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Let $S$ be a semifield, that is an algebraic structure satisfiying all field axioms except (perhaps) the existence of additive inverses. A semivector space is a semimodule (a module without additive inverses) over a semifield. Let $V$ be a semivector space over $S.$

I would like to understand what the definition of a basis of $V$ should be. I have found very little material about semivector spaces. All I have found is some papers by Indian author W. B. Vasantha Kandasamy. She defines a basis of $V$ by copying the definition of a basis of a vector space -- a tuple of vectors $v_1,...,v_n$ that generate the whole and are linearly independent, where "linearly independent" means

$$\left(\forall a_1,...,a_n\in S\right) \;\;\left(\sum_{i=1}^{n}a_iv_i = 0 \Longrightarrow \left(\forall i\in\{1,...,n\}\right)\;\;a_i=0\right).$$

I believe this is a very unnatural definition. I think that linear independence should be always understood as "freeness" of the spanned space. I know next to nothing about category theory but I understand a free space is one "with no non-trivial relations in it". The above condition doesn't assure that there are no non-trivial relations because we cannot use subtraction to move one side of a possible non-trivial relation to the other side.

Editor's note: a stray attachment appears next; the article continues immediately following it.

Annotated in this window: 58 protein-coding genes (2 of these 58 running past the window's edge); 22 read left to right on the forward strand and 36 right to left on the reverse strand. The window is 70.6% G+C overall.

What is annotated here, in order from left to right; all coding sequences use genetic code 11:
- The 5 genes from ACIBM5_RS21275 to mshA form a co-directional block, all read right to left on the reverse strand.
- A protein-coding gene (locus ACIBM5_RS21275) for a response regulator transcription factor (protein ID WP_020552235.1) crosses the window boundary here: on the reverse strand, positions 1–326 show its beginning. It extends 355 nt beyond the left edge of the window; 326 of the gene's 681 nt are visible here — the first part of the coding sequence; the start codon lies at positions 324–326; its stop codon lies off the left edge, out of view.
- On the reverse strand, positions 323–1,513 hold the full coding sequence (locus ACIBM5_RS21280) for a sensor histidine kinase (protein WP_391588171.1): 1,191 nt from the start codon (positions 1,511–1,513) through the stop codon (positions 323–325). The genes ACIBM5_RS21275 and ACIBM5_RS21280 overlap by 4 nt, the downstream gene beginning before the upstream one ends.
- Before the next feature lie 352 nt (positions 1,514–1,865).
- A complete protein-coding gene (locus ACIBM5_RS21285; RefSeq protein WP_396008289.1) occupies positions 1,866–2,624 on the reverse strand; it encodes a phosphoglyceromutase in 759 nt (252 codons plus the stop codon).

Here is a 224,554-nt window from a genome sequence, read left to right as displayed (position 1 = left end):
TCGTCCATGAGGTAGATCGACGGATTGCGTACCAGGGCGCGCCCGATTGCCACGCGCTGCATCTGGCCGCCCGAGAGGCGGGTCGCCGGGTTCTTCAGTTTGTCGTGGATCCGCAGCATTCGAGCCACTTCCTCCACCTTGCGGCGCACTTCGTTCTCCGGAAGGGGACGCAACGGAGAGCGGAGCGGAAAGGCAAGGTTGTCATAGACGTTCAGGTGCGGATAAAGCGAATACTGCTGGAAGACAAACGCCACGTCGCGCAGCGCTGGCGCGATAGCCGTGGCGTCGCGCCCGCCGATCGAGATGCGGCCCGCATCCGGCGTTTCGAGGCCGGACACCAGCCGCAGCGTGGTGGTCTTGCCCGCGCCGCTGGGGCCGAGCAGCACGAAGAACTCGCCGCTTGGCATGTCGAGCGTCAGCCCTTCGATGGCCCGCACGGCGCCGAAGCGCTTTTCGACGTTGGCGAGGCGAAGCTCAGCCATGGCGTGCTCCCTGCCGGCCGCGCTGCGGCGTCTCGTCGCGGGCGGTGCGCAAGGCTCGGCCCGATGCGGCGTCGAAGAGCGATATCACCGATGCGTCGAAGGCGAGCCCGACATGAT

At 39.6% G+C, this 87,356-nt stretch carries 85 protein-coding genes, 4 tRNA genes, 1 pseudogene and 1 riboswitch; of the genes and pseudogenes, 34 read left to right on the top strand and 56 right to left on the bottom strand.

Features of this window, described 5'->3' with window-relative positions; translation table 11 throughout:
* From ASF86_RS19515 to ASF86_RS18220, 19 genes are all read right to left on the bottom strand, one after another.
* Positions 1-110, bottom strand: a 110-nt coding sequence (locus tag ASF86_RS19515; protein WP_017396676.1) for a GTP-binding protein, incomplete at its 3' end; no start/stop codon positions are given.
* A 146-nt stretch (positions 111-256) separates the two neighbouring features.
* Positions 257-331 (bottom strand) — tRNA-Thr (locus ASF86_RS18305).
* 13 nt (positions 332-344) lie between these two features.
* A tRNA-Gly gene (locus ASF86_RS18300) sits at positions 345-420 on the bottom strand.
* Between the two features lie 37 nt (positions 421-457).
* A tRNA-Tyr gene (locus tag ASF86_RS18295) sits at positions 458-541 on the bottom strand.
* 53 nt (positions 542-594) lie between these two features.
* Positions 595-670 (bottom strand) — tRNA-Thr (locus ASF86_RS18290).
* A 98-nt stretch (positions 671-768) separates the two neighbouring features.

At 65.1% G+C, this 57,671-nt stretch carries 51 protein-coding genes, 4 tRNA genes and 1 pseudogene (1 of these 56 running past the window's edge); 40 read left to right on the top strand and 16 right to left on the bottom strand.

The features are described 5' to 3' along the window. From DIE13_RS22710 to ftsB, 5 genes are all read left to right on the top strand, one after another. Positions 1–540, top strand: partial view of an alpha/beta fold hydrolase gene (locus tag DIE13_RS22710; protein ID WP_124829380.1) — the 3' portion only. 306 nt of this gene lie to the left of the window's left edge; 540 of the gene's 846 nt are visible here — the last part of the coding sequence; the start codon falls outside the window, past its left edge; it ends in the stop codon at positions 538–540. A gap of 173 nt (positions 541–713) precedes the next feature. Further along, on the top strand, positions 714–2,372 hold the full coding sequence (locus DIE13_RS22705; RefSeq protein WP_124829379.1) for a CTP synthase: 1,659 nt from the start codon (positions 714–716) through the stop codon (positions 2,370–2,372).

I have two questions.

  1. Do you think I'm correct and Kandasamy's definition doesn't make much sense?
  2. If so, could you please help me build a correct definition of linear independence for semivector spaces? I think it's a very good exercise for me to improve my understanding of free objects. I've been trying to find a "relational" definition and then prove that it's equivalent to this defintion. But I'm not doing very well. Should I define "non-trivial relation" to be a formula of the form


for $a_i,b_j\in S,$ such that there exist $x_1,...,x_m,y_1,...,y_m$ such that the formula is not satisfied?

EDIT I have asked a follow-up question here.

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Interesting question. The first question to ask (if no expert appears) is, "Are there any free objects in this category?" Some categories lack free objects. –  Bill Cook Jan 19 '12 at 15:47
Can you give an example of a semifield which is not a field? I know there are non-trivial examples of semirings which are not rings (all boolean algebras, for example), but the existence of multiplicative inverses is probably quite strong... –  Zhen Lin Jan 19 '12 at 16:56
It is indeed, but there are still many examples. $([0,+\infty),+,\cdot)$ is one. Note that a semifield is necessarily commutative. There are also non-commutative division semirings. But indeed, the existence of multiplicative inverses is quite strong. A division semiring is either a division ring or it has no additive inverses whatsoever. –  user23211 Jan 19 '12 at 17:23